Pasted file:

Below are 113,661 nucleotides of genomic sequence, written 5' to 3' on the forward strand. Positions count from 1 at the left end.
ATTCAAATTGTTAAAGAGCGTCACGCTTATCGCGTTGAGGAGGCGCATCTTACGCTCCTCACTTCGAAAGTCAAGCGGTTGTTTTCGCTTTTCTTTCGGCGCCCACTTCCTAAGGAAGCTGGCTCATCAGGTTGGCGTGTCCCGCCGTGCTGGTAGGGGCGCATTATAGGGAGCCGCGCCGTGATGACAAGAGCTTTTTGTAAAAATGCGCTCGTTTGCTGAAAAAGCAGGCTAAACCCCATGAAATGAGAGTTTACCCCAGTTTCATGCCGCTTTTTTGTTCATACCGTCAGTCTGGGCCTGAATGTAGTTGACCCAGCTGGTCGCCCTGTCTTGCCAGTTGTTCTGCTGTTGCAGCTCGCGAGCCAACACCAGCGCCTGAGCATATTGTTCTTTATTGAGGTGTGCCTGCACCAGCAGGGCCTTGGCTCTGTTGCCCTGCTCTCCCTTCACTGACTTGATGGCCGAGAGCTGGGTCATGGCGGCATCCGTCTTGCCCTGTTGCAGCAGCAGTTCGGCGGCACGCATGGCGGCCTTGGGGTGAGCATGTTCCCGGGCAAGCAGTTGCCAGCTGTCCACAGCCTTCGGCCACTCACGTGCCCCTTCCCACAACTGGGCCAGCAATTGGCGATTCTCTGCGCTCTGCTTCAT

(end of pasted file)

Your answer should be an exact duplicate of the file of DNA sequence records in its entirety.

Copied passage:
Below are 113,661 nucleotides of genomic sequence, written 5' to 3' on the forward strand. Positions count from 1 at the left end.
ATTCAAATTGTTAAAGAGCGTCACGCTTATCGCGTTGAGGAGGCGCATCTTACGCTCCTCACTTCGAAAGTCAAGCGGTTGTTTTCGCTTTTCTTTCGGCGCCCACTTCCTAAGGAAGCTGGCTCATCAGGTTGGCGTGTCCCGCCGTGCTGGTAGGGGCGCATTATAGGGAGCCGCGCCGTGATGACAAGAGCTTTTTGTAAAAATGCGCTCGTTTGCTGAAAAAGCAGGCTAAACCCCATGAAATGAGAGTTTACCCCAGTTTCATGCCGCTTTTTTGTTCATACCGTCAGTCTGGGCCTGAATGTAGTTGACCCAGCTGGTCGCCCTGTCTTGCCAGTTGTTCTGCTGTTGCAGCTCGCGAGCCAACACCAGCGCCTGAGCATATTGTTCTTTATTGAGGTGTGCCTGCACCAGCAGGGCCTTGGCTCTGTTGCCCTGCTCTCCCTTCACTGACTTGATGGCCGAGAGCTGGGTCATGGCGGCATCCGTCTTGCCCTGTTGCAGCAGCAGTTCGGCGGCACGCATGGCGGCCTTGGGGTGAGCATGTTCCCGGGCAAGCAGTTGCCAGCTGTCCACAGCCTTCGGCCACTCACGTGCCCCTTCCCACAACTGGGCCAGCAATTGGCGATTCTCTGCGCTCTGCTTCAT